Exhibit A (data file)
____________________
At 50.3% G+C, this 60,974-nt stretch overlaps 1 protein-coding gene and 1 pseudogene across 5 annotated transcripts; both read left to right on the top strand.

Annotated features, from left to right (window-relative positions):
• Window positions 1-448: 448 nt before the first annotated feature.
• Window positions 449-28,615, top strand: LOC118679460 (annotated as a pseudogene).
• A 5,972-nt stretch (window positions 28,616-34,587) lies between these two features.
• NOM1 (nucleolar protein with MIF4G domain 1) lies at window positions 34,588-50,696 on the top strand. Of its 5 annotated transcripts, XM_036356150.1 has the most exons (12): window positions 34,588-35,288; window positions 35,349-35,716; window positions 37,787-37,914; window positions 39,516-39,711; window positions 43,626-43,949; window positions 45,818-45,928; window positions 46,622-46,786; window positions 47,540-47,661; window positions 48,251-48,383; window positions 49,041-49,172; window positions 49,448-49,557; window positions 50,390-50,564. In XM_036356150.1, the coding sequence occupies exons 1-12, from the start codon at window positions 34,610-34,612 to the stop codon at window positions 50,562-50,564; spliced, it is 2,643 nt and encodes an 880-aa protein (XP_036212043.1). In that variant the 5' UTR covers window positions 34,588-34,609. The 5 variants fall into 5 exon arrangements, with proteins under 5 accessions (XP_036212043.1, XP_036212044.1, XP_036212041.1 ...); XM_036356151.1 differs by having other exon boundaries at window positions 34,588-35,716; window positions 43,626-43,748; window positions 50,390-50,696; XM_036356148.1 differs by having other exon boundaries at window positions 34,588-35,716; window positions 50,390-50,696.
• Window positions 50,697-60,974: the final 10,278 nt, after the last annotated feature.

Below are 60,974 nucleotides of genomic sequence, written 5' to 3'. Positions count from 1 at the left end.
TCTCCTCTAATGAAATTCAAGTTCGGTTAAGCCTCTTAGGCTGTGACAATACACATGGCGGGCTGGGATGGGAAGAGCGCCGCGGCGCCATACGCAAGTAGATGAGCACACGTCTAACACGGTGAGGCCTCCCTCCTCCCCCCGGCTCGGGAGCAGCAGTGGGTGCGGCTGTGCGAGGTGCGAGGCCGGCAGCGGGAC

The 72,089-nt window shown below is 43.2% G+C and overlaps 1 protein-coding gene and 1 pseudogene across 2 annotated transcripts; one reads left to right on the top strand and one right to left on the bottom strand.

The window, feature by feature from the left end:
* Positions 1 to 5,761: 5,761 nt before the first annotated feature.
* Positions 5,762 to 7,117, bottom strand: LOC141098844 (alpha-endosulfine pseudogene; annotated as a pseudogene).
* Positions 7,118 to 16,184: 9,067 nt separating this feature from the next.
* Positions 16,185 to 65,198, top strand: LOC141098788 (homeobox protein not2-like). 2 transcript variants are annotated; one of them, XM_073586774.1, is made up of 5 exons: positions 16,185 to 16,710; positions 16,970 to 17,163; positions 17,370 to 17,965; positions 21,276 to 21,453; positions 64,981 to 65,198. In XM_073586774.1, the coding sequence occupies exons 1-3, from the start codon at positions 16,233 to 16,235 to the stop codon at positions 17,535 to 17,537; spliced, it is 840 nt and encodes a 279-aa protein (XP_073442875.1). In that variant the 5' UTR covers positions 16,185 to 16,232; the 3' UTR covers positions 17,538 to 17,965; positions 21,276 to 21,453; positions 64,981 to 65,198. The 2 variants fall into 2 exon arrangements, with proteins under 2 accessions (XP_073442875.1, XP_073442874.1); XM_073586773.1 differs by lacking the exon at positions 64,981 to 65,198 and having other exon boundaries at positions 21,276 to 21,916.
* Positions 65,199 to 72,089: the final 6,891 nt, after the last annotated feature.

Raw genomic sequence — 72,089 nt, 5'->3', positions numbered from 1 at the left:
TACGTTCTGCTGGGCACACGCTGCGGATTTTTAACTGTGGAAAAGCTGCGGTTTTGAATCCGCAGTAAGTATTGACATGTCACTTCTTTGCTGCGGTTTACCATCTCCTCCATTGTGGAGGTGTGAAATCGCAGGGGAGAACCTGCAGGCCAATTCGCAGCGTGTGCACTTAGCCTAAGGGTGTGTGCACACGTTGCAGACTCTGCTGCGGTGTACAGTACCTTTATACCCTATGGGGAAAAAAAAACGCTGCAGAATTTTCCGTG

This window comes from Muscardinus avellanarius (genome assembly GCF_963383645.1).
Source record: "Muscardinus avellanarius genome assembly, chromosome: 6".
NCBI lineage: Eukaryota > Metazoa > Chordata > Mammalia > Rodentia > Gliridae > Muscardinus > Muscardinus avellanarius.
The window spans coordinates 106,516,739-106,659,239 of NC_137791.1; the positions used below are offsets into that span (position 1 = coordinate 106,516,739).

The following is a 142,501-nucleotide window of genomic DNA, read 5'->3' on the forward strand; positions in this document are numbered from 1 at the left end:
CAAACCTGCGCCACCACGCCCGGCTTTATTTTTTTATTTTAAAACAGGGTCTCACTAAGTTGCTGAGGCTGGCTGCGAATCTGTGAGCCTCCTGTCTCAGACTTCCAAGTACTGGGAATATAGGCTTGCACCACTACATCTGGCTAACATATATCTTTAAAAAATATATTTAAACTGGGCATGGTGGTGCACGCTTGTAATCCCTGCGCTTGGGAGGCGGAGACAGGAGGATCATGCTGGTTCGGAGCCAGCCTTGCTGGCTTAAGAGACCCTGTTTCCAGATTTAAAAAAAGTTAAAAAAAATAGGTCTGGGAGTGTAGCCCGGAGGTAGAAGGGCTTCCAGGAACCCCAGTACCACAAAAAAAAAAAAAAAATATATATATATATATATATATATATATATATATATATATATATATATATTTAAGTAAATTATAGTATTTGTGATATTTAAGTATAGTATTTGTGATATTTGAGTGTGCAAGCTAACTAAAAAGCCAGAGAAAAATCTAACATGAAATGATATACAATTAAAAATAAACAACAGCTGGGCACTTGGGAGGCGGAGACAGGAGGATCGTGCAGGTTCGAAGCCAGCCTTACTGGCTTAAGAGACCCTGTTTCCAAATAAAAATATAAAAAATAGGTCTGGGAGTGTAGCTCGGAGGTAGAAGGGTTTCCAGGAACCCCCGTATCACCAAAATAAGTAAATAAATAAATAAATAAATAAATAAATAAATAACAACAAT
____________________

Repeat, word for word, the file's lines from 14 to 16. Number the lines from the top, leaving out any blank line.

* Positions 7,118 to 16,184: 9,067 nt separating this feature from the next.
* Positions 16,185 to 65,198, top strand: LOC141098788 (homeobox protein not2-like). 2 transcript variants are annotated; one of them, XM_073586774.1, is made up of 5 exons: positions 16,185 to 16,710; positions 16,970 to 17,163; positions 17,370 to 17,965; positions 21,276 to 21,453; positions 64,981 to 65,198. In XM_073586774.1, the coding sequence occupies exons 1-3, from the start codon at positions 16,233 to 16,235 to the stop codon at positions 17,535 to 17,537; spliced, it is 840 nt and encodes a 279-aa protein (XP_073442875.1). In that variant the 5' UTR covers positions 16,185 to 16,232; the 3' UTR covers positions 17,538 to 17,965; positions 21,276 to 21,453; positions 64,981 to 65,198. The 2 variants fall into 2 exon arrangements, with proteins under 2 accessions (XP_073442875.1, XP_073442874.1); XM_073586773.1 differs by lacking the exon at positions 64,981 to 65,198 and having other exon boundaries at positions 21,276 to 21,916.
* Positions 65,199 to 72,089: the final 6,891 nt, after the last annotated feature.